Fig 4 Schematic of trajectory segregation mechanism

Micro-property difference mechanism – Under this mechanism, there are three effects namely (i) frictional effect (ii) coefficient of restitution effect, and (iii) angle of repose effect.

The study of the frictional effect on granular material has shown that the granular material with two components having a different coefficient of static friction F, normally segregate. During the study, a case has been considered for a spherical particle with mass m at a height h, the coefficient of sliding friction Fs, the coefficient of rolling friction Fr, and radius r, discharging over a slope with an inclination angle A, as shown in Fig 5. Considering conservation of energy principles, if a particle at unstable equilibrium satisfying the momentum equation given in equation m.g.sin A.r = m.g.cos A. Fr. In this equation, the particle travel distance, X can be obtained by equations X = (h/Fs).(Cos A)2.(1-Fs/tan A) and X = (r.h/Fr).(cos A)2. (1- Fr/r.tan A). These two equations give the derived particle travel distances considering sliding and rolling coefficient of friction respectively. From these equations, it can be seen that particle travel distance is dependent on the particle diameter when the coefficient of rolling friction is considered and this results into segregation. On the contrary, sliding frictional effects show independence of both particle size and mass.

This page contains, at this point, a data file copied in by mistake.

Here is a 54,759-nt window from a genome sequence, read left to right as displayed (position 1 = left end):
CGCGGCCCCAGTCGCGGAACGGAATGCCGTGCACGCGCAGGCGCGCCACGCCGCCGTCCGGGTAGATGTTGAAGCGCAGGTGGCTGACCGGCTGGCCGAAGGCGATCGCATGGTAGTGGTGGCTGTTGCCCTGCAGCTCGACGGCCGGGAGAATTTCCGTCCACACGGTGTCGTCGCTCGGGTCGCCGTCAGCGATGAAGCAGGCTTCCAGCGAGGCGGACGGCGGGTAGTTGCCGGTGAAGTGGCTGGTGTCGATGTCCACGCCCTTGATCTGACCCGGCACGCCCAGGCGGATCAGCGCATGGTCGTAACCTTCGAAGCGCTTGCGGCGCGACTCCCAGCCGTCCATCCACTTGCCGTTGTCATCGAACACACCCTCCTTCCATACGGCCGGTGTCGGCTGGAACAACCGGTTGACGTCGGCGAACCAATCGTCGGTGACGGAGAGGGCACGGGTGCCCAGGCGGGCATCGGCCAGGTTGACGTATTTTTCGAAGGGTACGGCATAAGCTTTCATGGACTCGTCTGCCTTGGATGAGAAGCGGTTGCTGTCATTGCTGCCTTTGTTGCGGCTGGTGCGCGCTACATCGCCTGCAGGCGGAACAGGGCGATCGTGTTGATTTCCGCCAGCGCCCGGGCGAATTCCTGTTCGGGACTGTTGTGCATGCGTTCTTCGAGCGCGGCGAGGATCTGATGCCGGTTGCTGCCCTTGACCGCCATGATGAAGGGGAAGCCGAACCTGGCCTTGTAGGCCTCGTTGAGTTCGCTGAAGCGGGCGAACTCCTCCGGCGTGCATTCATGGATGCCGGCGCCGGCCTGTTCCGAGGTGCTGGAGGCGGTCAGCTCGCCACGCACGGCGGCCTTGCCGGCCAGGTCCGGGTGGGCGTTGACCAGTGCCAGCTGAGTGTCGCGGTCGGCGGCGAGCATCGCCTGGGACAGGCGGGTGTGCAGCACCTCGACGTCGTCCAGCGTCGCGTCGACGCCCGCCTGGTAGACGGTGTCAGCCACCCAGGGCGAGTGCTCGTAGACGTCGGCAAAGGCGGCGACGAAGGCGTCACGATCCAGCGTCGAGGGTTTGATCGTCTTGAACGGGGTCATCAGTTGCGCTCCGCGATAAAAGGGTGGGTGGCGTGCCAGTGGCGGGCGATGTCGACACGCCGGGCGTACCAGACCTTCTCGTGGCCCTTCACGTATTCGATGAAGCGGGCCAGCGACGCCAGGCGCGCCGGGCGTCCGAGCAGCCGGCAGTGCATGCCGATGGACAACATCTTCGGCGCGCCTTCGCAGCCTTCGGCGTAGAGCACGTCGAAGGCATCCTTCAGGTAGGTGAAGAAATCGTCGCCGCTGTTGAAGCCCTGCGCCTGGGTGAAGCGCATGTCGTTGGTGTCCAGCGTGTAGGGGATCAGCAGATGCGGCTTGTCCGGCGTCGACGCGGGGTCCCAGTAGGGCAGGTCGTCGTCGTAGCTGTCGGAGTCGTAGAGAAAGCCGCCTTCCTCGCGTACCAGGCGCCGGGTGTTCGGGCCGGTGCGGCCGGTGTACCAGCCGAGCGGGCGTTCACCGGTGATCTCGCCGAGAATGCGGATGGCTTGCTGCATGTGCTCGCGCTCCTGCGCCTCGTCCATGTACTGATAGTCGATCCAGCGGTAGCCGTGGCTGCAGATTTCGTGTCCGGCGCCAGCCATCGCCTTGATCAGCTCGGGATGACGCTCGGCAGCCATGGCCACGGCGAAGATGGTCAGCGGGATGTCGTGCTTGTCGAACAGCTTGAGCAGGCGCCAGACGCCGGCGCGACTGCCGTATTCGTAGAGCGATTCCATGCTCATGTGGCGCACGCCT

Fig 5 Schematic of particle motion on an inclined boundary

The mechanism of the coefficient of restitution effect is in principle a dynamic effect. When particles collide or particles impacts system boundaries, they bounce out at different velocities and final position is determined by the interfacial resilience. Example of the mechanism is charging of particles on a heap or into a storage bin. On impact at the top spot of the heap, particles with little resilient do not bounce out but get trapped at their position. On the contrary, those particles with high resilience bounce and finds a final position somewhere away from the deposition spot and possibly concentrate at the peripheral of the heap.

In case of the angle of repose effect, the mechanism of the segregation is observed during the piling of granular material. When building up a heap, it is seen that the slope angle (angle of repose) depends on the type of material and is independent of the number of particles. In a study on boundary effects on the angle of repose in rotating drums, it has been pointed out that the axial segregation is influenced by either static or dynamic angle of repose. In principle, the angle of repose effect depends on the material parameters such as particle size, distribution, shape and frictional forces and as such, it becomes a mixed mechanism due to the inclusion of other variables for the effect.

Classification of granular material segregation